The Biggest Mistake You Can Make When Promoting Someone
Giving them too much responsibility?
Promoting the wrong person?
Being seen to have a favourite?
Nope – it’s none of the above.
It’s leaving them to their own devices.
Think Back to the Last External Hire You Made
It’s likely you either provided, or were provided with, an onboarding or induction programme, in some shape or form.
Now think back to the last internal promotion you awarded or received yourself.
Did you provide, or receive, an onboarding programme at all?
The answer I expect will widely be no. Rightly, or wrongly, as an internal employee, the assumption is made that you don’t need it like an external hire would do. As a leader, you may have made a similar assumption. Especially if the employee is highly competent in their existing job. The tendency may very well be to step back, and let them find their feet, rather than stepping in and being seen to be ‘micromanaging’.
Put Yourself in Their Shoes
Your intentions may be in the right place, but again, put yourself in your newly promoted employee’s shoes. What if they are overloaded, or are tentative about asking for support because they feel, by being promoted, they should ‘know’? Soon, you could have a vicious cycle of underperformance, through no lack of fundamental skill or personal capability, but lack of support.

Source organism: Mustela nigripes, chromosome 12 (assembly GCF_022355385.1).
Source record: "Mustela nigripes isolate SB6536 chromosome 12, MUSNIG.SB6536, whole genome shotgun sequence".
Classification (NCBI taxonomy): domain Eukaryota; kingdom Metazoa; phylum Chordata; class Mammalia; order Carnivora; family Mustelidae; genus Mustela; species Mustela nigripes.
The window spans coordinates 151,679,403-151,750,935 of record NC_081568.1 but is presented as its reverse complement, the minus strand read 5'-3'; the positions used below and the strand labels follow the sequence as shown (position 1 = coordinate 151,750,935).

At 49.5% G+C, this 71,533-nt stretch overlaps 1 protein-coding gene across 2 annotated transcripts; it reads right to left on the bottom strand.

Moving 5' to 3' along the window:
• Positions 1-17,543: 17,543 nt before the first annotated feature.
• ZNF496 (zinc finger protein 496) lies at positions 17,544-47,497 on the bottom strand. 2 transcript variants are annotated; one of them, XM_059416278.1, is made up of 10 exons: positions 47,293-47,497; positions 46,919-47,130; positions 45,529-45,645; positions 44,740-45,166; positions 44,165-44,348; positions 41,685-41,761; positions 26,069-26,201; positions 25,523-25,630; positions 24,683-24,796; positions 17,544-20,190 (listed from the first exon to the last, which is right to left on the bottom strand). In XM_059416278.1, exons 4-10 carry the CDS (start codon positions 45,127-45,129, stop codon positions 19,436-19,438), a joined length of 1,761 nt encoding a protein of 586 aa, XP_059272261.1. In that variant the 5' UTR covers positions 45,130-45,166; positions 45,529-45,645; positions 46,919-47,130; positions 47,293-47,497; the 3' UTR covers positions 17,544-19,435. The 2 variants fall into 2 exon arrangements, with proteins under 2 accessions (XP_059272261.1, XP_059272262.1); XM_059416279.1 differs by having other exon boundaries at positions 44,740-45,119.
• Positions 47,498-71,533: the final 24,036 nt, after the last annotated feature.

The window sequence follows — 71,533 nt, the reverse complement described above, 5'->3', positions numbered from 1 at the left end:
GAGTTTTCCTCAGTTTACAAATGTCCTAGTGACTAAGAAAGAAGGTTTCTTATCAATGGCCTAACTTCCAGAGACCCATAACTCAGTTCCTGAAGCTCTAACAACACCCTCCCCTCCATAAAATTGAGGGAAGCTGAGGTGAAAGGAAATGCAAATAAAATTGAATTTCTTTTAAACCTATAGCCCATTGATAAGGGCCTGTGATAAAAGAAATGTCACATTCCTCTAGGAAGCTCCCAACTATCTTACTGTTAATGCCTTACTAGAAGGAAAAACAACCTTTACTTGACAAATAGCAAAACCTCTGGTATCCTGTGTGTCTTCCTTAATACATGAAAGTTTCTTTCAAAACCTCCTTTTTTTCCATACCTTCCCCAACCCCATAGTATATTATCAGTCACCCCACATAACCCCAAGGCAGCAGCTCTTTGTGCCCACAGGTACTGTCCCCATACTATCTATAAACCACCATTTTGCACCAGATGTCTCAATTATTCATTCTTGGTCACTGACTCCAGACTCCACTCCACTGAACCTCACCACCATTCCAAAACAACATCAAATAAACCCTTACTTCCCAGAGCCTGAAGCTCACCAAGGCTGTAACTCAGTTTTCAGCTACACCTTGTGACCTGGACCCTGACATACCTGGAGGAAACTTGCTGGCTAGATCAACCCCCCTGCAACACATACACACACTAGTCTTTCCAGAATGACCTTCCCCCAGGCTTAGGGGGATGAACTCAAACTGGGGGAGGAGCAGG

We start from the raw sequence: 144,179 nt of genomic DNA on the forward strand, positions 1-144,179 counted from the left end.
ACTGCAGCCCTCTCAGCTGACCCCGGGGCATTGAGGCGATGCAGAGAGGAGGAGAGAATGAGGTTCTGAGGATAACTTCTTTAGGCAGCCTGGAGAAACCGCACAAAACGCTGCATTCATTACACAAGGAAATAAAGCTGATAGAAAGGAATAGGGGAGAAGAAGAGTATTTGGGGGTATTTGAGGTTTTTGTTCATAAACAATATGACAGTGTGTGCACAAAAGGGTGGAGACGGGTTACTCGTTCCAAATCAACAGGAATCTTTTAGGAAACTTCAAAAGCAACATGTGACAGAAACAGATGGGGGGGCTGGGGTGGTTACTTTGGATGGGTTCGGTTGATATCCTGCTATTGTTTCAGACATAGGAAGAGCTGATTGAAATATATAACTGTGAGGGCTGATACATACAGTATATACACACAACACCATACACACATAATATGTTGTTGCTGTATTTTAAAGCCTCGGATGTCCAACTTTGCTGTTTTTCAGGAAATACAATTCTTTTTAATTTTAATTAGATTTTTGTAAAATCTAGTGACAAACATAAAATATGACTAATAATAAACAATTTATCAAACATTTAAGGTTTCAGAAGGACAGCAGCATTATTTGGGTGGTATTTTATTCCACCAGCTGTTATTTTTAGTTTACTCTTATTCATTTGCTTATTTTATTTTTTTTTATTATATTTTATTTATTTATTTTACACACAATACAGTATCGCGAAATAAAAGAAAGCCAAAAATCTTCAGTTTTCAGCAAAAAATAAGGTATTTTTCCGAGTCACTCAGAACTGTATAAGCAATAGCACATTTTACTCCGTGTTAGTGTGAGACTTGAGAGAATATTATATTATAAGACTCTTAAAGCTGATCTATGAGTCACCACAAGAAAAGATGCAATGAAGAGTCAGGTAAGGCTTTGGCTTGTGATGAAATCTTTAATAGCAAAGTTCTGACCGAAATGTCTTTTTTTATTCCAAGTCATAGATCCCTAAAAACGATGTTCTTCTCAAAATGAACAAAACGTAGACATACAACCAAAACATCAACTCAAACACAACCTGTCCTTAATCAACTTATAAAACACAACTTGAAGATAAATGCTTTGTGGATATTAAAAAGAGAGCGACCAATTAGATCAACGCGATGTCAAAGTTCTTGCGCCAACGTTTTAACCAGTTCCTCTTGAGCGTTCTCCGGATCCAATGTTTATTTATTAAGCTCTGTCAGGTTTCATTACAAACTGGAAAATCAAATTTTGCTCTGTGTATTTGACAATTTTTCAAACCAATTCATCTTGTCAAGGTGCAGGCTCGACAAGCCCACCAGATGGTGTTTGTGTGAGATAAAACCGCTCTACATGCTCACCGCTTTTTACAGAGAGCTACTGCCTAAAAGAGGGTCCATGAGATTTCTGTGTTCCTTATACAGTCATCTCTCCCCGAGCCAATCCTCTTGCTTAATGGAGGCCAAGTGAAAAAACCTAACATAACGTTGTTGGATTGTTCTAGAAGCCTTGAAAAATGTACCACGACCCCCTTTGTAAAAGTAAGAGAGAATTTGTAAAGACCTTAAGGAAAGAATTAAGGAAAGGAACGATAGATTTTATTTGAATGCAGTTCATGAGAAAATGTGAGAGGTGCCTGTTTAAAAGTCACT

What makes this worse is research. Michael Watkins points out in “Internal Hires Need Just as Much Support as External Ones” (HBR), that leaders making internal moves rated the difficulty of their internal transition an average of 70% as hard as joining a new company, and that 35% rated their recent internal moves to be more difficult than joining a company as a new hire.
Don’t Assume. Give Your Internal Hires the Same Support You Would External Hires
Setting both your external and internal hires up to succeed by developing tailored onboarding programmes is imperative. Ensure you fully understand the complexities involved in the transition the individual is making. Just because they’ve always achieved in their previous role, doesn’t mean they’ll be able to perform immediately in this role.
What’s more, the potential risk inherent in a normally high-performing employee ‘failing’ at a new role may not only cost you, it could have short and long-term performance repercussions for the employee – and may result in them leaving.
Develop an Onboarding, or Training, Programme That Bridges The ‘Gap’
Assess the transition from all perspectives – does the appointee have to manage two jobs during a transition, or do they have to relocate? (which may cause stress outside of the challenges of the role). Are they taking on new, previously unperformed responsibilities? (which may require training or some form of upskilling).
Outside of a formal induction and staged training or check in process, is there an informal mentor or coach you can provide the new appointment with, that may ease the transition?
Most importantly, be aware and be a support. Be the coach on the side-lines – not in the box.
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